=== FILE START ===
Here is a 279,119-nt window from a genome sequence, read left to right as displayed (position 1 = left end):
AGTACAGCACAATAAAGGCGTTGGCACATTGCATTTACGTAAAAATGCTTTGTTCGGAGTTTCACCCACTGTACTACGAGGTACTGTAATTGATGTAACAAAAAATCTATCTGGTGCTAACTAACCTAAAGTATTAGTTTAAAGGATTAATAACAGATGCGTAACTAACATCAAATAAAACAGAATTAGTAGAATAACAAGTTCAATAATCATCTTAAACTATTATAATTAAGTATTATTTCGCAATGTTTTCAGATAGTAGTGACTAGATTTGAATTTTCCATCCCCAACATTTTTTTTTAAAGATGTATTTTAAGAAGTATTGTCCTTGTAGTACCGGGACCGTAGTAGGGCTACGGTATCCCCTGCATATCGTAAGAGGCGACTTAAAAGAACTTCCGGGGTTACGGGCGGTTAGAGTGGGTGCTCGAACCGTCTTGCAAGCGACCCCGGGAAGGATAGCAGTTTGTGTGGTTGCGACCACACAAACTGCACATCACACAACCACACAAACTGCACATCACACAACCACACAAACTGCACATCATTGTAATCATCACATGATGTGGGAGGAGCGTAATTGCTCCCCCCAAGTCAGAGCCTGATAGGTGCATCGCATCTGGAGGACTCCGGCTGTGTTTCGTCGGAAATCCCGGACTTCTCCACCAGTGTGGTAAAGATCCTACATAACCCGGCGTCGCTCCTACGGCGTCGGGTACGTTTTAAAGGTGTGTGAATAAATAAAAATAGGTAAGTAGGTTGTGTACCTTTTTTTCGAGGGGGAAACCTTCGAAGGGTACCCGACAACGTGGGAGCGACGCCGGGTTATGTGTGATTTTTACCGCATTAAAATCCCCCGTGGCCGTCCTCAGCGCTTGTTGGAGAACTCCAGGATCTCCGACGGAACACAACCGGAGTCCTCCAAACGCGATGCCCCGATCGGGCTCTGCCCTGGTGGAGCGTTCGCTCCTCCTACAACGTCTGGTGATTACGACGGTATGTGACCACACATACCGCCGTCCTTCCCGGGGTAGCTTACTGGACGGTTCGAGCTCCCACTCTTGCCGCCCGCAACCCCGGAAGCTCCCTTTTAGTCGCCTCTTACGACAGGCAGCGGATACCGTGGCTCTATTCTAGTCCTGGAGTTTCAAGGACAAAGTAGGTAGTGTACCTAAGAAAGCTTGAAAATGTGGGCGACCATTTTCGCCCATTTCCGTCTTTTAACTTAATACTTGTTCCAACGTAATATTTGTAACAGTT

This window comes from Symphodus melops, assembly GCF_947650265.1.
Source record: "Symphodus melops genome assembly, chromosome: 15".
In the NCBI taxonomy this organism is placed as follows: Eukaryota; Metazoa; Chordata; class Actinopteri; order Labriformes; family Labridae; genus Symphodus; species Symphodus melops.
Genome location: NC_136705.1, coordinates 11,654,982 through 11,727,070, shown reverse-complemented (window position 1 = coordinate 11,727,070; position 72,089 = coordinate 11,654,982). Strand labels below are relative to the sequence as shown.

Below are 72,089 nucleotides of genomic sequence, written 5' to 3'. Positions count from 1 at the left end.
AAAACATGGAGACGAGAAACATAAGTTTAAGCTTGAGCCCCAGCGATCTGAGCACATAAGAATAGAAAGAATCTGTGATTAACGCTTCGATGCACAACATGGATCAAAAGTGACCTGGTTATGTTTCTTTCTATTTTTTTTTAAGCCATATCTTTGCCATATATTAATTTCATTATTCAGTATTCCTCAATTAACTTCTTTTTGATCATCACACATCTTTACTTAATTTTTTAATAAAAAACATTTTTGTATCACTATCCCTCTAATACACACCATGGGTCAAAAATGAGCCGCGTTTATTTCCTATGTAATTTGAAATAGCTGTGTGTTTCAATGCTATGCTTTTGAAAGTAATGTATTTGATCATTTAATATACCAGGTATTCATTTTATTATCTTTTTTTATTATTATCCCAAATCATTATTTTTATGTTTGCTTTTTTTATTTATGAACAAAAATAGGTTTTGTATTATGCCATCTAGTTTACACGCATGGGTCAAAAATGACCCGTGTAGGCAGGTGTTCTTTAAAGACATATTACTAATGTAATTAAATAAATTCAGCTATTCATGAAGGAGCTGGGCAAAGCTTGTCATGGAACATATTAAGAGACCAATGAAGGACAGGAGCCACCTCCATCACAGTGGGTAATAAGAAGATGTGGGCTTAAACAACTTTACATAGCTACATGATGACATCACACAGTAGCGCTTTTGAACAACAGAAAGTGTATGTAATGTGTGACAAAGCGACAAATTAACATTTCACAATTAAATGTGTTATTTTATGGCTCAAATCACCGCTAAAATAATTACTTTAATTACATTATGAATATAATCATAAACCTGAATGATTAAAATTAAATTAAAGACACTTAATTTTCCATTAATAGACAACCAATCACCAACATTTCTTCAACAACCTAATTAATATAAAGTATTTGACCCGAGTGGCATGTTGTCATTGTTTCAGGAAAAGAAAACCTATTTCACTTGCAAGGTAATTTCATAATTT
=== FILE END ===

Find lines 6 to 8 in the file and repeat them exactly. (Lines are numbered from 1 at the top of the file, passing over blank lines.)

Genome location: NC_136705.1, coordinates 11,654,982 through 11,727,070, shown reverse-complemented (window position 1 = coordinate 11,727,070; position 72,089 = coordinate 11,654,982). Strand labels below are relative to the sequence as shown.

Below are 72,089 nucleotides of genomic sequence, written 5' to 3'. Positions count from 1 at the left end.
AAAACATGGAGACGAGAAACATAAGTTTAAGCTTGAGCCCCAGCGATCTGAGCACATAAGAATAGAAAGAATCTGTGATTAACGCTTCGATGCACAACATGGATCAAAAGTGACCTGGTTATGTTTCTTTCTATTTTTTTTTAAGCCATATCTTTGCCATATATTAATTTCATTATTCAGTATTCCTCAATTAACTTCTTTTTGATCATCACACATCTTTACTTAATTTTTTAATAAAAAACATTTTTGTATCACTATCCCTCTAATACACACCATGGGTCAAAAATGAGCCGCGTTTATTTCCTATGTAATTTGAAATAGCTGTGTGTTTCAATGCTATGCTTTTGAAAGTAATGTATTTGATCATTTAATATACCAGGTATTCATTTTATTATCTTTTTTTATTATTATCCCAAATCATTATTTTTATGTTTGCTTTTTTTATTTATGAACAAAAATAGGTTTTGTATTATGCCATCTAGTTTACACGCATGGGTCAAAAATGACCCGTGTAGGCAGGTGTTCTTTAAAGACATATTACTAATGTAATTAAATAAATTCAGCTATTCATGAAGGAGCTGGGCAAAGCTTGTCATGGAACATATTAAGAGACCAATGAAGGACAGGAGCCACCTCCATCACAGTGGGTAATAAGAAGATGTGGGCTTAAACAACTTTACATAGCTACATGATGACATCACACAGTAGCGCTTTTGAACAACAGAAAGTGTATGTAATGTGTGACAAAGCGACAAATTAACATTTCACAATTAAATGTGTTATTTTATGGCTCAAATCACCGCTAAAATAATTACTTTAATTACATTATGAATATAATCATAAACCTGAATGATTAAAATTAAATTAAAGACACTTAATTTTCCATTAATAGACAACCAATCACCAACATTTCTTCAACAACCTAATTAATATAAAGTATTTGACCCGAGTGGCATGTTGTCATTGTTTCAGGAAAAGAAAACCTATTTCACTTGCAAGGTAATTTCATAATTT